We await anxiously the day when Earth science and human solidarity determine the shape of human society and its energy needs, not the vagaries of capitalist economics. If we don’t get there soon, the future looks very troubling.
The good news is that Canadians are becoming increasingly aware of the choices we face. There’s little doubt that most of us will choose life and Mother Earth over what the likes of Trudeau and Notley will deliver.
Communication just received:
‘This is the spaceship Enterprise to planet Earth. We are seeing three catastrophic hurricanes within one month striking the Caribbean islands and southern United States. Mexico has been rocked by two earthquakes within two weeks in September. Wildfires are burning across North America, at record levels in some places. Flooding in Asia has killed thousands and displaced tens of thousands. The polar caps are melting and disintegrating. Are you in need of assistance down there? We have an advanced machine that can suck up all the carbon emissions that your capitalist, expansionist system has been spewing out for the past 200 years. But you must agree to stop spewing before we will agree to act. We have lots of other peoples on other planets to help out if you can’t be bothered to take responsibility for your actions. Over.’
Even in Alberta, views on oil are changing
Catastrophic weather events have shifted the views on burning greenhouse gases and politicians will need to respond
The hard realities of climate change seemed to be everywhere this summer.
In Calgary, smoke hung in the air and burned our eyes as ash fell on our cars from forest fires to the west and the south.
On a drive to the Okanagan, for almost 500 km smoke drifted close to the car or high above in mountain forests. The sun a mere bright blotch in a murky sky.
When I was in Kelowna, a forest just across Okanagan Lake burst into flames.
In B.C., Alberta and Saskatchewan, people were burned out of their homes or forced to evacuate and wait for the winds and firefighters to decide their fate.
And of course, it was just over a year ago that the monster fire in Fort McMurray devastated the city and turned residents’ lives into a long nightmare.
In the Caribbean and southern United States, killer hurricanes and floods were much, much worse than the 2013 flood in Calgary. But we know how long it takes to clean up, how many houses are deemed worthless, and the cost to the public purse for evacuation centres and reconstruction of roads, bridges, schools and other public facilities.
So it is not surprising a recent survey undertaken by Abacus Data shows the awareness of the dangers of climate change is accelerating among Canadians. And along with that alarm is recognition that the demand for fossil fuels must be substantially reduced if we are to curb the carbon emissions that fuel climate change.
A majority (59 per cent) of Canadians agree that they are recently more worried about climate change and that is influencing their view of how we should use oil. People in B.C. and Quebec are most alarmed. Ontario comes in at 56 per cent.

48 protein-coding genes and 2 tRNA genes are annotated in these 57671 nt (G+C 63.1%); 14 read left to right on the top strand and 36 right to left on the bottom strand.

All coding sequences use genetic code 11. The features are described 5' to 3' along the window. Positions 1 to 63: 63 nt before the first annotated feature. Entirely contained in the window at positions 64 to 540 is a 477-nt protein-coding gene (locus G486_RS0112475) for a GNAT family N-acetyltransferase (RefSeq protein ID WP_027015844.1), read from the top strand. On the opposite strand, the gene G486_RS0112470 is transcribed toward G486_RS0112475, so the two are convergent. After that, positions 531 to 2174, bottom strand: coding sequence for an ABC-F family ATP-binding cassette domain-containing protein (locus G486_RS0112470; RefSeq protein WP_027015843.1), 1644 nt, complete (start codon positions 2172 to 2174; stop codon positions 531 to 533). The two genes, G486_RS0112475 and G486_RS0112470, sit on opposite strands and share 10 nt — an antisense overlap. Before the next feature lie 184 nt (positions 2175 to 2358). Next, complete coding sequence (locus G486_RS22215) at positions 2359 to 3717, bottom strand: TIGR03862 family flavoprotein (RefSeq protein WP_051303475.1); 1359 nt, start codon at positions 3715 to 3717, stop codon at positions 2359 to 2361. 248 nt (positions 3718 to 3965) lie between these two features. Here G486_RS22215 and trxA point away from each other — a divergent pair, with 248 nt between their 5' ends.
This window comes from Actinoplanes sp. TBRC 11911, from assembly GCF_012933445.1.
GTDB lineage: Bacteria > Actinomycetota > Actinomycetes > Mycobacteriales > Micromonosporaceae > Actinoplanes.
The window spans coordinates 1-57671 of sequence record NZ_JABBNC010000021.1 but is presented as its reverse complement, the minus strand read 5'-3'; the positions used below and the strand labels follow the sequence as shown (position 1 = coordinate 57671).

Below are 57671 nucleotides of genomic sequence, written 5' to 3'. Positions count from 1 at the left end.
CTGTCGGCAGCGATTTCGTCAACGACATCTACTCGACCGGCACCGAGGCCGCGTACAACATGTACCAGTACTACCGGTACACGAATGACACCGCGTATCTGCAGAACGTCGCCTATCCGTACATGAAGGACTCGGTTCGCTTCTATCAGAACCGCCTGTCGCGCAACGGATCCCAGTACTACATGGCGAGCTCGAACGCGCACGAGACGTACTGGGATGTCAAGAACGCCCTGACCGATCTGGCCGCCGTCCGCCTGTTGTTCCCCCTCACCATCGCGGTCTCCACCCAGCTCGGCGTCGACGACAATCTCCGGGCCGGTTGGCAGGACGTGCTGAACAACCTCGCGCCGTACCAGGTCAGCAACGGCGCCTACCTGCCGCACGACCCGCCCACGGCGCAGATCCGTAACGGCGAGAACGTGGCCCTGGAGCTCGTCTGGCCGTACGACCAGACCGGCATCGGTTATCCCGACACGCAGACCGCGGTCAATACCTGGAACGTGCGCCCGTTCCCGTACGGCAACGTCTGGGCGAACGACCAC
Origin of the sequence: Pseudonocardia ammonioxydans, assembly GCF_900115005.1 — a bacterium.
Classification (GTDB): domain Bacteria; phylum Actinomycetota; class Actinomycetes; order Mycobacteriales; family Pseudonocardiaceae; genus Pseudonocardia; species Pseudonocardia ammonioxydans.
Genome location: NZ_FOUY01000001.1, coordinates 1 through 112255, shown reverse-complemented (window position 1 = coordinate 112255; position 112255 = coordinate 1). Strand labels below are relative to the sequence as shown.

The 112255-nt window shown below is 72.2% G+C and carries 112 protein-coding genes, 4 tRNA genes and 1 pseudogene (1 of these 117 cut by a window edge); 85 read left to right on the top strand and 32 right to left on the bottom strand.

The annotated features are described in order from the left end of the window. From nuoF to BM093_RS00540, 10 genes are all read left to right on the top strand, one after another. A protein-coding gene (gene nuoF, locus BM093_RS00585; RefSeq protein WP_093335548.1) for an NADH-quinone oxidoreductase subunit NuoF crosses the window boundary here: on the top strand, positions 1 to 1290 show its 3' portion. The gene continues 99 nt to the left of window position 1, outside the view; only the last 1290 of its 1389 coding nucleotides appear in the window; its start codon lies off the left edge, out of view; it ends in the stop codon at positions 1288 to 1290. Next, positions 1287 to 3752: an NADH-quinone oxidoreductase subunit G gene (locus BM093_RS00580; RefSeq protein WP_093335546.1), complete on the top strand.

Even in Alberta, Canada’s biggest oil producer, more people would like to see demand for oil declining (38 per cent) in 10 years than would like to see it increasing (28 per cent). Looking out 30 years, 48 per cent would prefer to see oil demand in decline, compared to 20 per cent who would like to see it increasing.
The results also show how quickly Canadians are changing their views about the use of oil given the impact of carbon emissions on climate change.
Feelings about the construction of new pipelines to deliver Canadian oil to new markets have shifted dramatically in just three years. Negative feelings have not grown (21 per cent), but positive feelings (44 per cent) have dropped, while more people take a neutral stance (36 per cent).
On the question of demand for oil 10 years from now, equal numbers believe demand for oil will be rising (31 per cent) as believe it will be falling (32 per cent). But this is a striking 15-point increase in the number who believe demand will be falling, compared to results just last April.
So what effect will these shifting views having on Canadians’ support for various oil pipeline projects?
The survey reveals anxiety about pipelines is a function of two types of concern: 27 per cent are worried about the risk of spills, but for more people (37 per cent) it has to do with a desire to see a shift away from fossil fuels.
But yet, according to the survey, Canadians remain broadly inclined to believe Canada should continue to harness our petroleum resources and to build pipeline capacity if needed, even while ramping up investments and policies that will see the country shift toward more reliance on renewable forms of energy.
This is very much in line with the transition strategy of Justin Trudeau and Alberta Premier Rachel Notley, who both promote pipeline expansion while at the same time introducing policies designed to curb carbon emissions and encourage renewable energy.
But given how quickly Canadians’ attitudes are shifting, the transition phase may have to be much shorter than politicians first thought.
Right now, most Canadians see oil pipelines as a benefit to the economy. But will they still think that in two years? Three years? After another summer of fires and floods?
Gillian Steward is a Calgary writer and former managing editor of the Calgary Herald. Her column appears in the Toronto Star every other week.